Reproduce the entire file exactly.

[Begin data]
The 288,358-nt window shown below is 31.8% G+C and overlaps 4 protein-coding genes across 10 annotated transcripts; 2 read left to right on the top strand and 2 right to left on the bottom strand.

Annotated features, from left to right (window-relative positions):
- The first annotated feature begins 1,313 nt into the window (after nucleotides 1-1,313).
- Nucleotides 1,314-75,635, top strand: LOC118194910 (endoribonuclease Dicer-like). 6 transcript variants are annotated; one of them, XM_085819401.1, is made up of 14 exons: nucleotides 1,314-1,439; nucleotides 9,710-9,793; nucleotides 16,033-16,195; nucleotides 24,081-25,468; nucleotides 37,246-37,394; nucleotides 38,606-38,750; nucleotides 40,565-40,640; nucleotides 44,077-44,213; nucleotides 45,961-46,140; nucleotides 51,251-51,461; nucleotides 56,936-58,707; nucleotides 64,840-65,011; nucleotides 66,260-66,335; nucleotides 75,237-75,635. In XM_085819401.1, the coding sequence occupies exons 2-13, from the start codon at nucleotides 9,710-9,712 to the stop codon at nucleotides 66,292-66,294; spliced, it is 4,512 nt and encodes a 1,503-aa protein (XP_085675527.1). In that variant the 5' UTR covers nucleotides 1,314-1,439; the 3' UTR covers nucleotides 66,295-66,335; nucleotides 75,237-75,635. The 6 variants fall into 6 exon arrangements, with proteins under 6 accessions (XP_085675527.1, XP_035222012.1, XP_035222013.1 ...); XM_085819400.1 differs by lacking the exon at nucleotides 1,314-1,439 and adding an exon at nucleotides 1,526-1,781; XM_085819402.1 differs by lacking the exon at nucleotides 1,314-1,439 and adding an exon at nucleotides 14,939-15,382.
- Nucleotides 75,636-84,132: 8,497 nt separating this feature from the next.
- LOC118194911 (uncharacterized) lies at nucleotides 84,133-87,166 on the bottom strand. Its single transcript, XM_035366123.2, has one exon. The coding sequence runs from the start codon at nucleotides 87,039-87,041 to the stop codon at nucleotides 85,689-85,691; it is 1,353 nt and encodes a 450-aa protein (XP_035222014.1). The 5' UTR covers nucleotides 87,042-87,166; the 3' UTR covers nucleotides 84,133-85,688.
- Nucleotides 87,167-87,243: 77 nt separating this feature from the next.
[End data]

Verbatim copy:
The 288,358-nt window shown below is 31.8% G+C and overlaps 4 protein-coding genes across 10 annotated transcripts; 2 read left to right on the top strand and 2 right to left on the bottom strand.

Annotated features, from left to right (window-relative positions):
- The first annotated feature begins 1,313 nt into the window (after nucleotides 1-1,313).
- Nucleotides 1,314-75,635, top strand: LOC118194910 (endoribonuclease Dicer-like). 6 transcript variants are annotated; one of them, XM_085819401.1, is made up of 14 exons: nucleotides 1,314-1,439; nucleotides 9,710-9,793; nucleotides 16,033-16,195; nucleotides 24,081-25,468; nucleotides 37,246-37,394; nucleotides 38,606-38,750; nucleotides 40,565-40,640; nucleotides 44,077-44,213; nucleotides 45,961-46,140; nucleotides 51,251-51,461; nucleotides 56,936-58,707; nucleotides 64,840-65,011; nucleotides 66,260-66,335; nucleotides 75,237-75,635. In XM_085819401.1, the coding sequence occupies exons 2-13, from the start codon at nucleotides 9,710-9,712 to the stop codon at nucleotides 66,292-66,294; spliced, it is 4,512 nt and encodes a 1,503-aa protein (XP_085675527.1). In that variant the 5' UTR covers nucleotides 1,314-1,439; the 3' UTR covers nucleotides 66,295-66,335; nucleotides 75,237-75,635. The 6 variants fall into 6 exon arrangements, with proteins under 6 accessions (XP_085675527.1, XP_035222012.1, XP_035222013.1 ...); XM_085819400.1 differs by lacking the exon at nucleotides 1,314-1,439 and adding an exon at nucleotides 1,526-1,781; XM_085819402.1 differs by lacking the exon at nucleotides 1,314-1,439 and adding an exon at nucleotides 14,939-15,382.
- Nucleotides 75,636-84,132: 8,497 nt separating this feature from the next.
- LOC118194911 (uncharacterized) lies at nucleotides 84,133-87,166 on the bottom strand. Its single transcript, XM_035366123.2, has one exon. The coding sequence runs from the start codon at nucleotides 87,039-87,041 to the stop codon at nucleotides 85,689-85,691; it is 1,353 nt and encodes a 450-aa protein (XP_035222014.1). The 5' UTR covers nucleotides 87,042-87,166; the 3' UTR covers nucleotides 84,133-85,688.
- Nucleotides 87,167-87,243: 77 nt separating this feature from the next.